Christopher Hitchens (1949-2011)
Source: The Times
In one word what made Christopher Hitchens so cool was his courage.
It’s an adjective easily taken for granted, often involving violent connotations. But in Hitchens’ case, the courage was far more relevant and greater than any soldier with a gun could ever muster.
I speak as one who did not admire Hitchens for his politics and warmongering, becoming an advocate of the American war machine in the latter years. But as a great admirer of him for his eloquence, oratory and his clarity of thought and action on freedom of speech, secularism and raising arguments that no one would dare go near to. The kind of single-minded commitment which looked even like fanaticism to some, and at times, probably rightly so, I don’t know.
In his journalistic career, I consider his work on Mother Teresa to be probably the most important one. Well everybody knows how peace loving Henry Kissinger is, but questioning the moral integrity of Mother Teresa was really something unheard of. If I ever would have met Hitchens, I would most certainly have sincerely congratulated him on that effort.
But not only that. Christopher Hitchens was one of the most outspoken British journalists to have supported author Salman Rushdie during the Satanic Verses fatwa affair in 1988. As a matter of fact, he was one of the leading names to offer him support when everyone was reluctant. While that may not sound unpleasant to the Western ears, his support for controversial British historian David Irving which attracted much criticism.
While Holocaust Denial, a ridiculous history view which nevertheless deserves independent inquiry from scientific minds, is associated with Antisemitism, Hitchens, who supported David Irving’s right to his opinion is said to have some part of Jewish ancestry himself.
Now these are the opinions which would earn you a lot of enemies, let alone followers and admirers, but at the same time it was what he thought was right in consistency with the principles of freedom of speech. Why shut certain people up and if there claims are so ridiculous, why not scrutinize them and let them be humiliated. And boy, was Hitchens great at the art of humiliating, aka the hitchslap.
As a matter of fact, we do need people who must stand up for freedom of speech no matter how politically incorrect or offending it may sound. The kind of freedom guaranteed by the First Amendment to the United States Constitution is the one that is the natural right of every human being. It’s pretty much physics as you cannot prevent someone from thinking and speaking in a certain way.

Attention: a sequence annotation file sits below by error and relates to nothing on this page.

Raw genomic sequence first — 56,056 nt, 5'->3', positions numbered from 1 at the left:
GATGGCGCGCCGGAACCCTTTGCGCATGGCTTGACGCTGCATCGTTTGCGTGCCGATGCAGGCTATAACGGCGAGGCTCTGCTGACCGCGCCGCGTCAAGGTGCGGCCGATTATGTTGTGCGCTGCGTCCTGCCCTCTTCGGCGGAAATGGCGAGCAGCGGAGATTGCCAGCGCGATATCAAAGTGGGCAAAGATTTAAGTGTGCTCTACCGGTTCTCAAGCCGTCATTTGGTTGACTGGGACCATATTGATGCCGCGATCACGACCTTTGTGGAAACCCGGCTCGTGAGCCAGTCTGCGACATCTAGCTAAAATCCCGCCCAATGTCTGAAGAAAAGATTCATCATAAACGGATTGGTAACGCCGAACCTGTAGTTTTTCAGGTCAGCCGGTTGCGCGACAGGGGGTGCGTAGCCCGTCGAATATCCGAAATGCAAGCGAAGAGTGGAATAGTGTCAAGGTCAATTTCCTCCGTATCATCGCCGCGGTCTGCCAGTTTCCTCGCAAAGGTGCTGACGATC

Probably that is why humans feel empowered by trying to repress the rights of others like them. Now that is power. That is control. That is government. Challenging existing accepted moral standards and dogma was what made Christopher Hitchens so cool. And we all know his views on religion. He called himself an antitheist.
It’s all outrageous to many, but well, that is what is different and most unique about him. The idea behind “God is not Great” is certainly not his originally, as he himself and other New Age Atheist scholars would acknowledge that it has been around for centuries, but his battle with the conventions certainly was. This is what made him stand out, for better or for worse. For not apologizing to those who called him an apologist.
The most important lesson from Christopher Hitchens is to question everything. And that nothing is sacred enough, if at all, to be immune to it.
So what is that one thing that you would have said to Christopher Hitchens on his birthday had he been alive?
Not sure about all of you, but I would have suggested him to smoke cigars instead of cigarettes.
Perhaps he would have lived longer had that been the case.
Here’s Christopher Hitchens on Freedom of Speech
Christopher Hitchens on Freedom of Speech, again
Filed under: Commentary, Videos | Tagged: Antisemitism, blasphemy, Christopher Hitchens, David Irving, education, First Amendment, freedom of speech, hate speech, Henry Kissinger, hitchslap, Holocaust, Holocaust Denial, human rights, Jewish, Mother Teresa, politics, questioning, religion, Salman Rushdie, smoking | 2 Comments »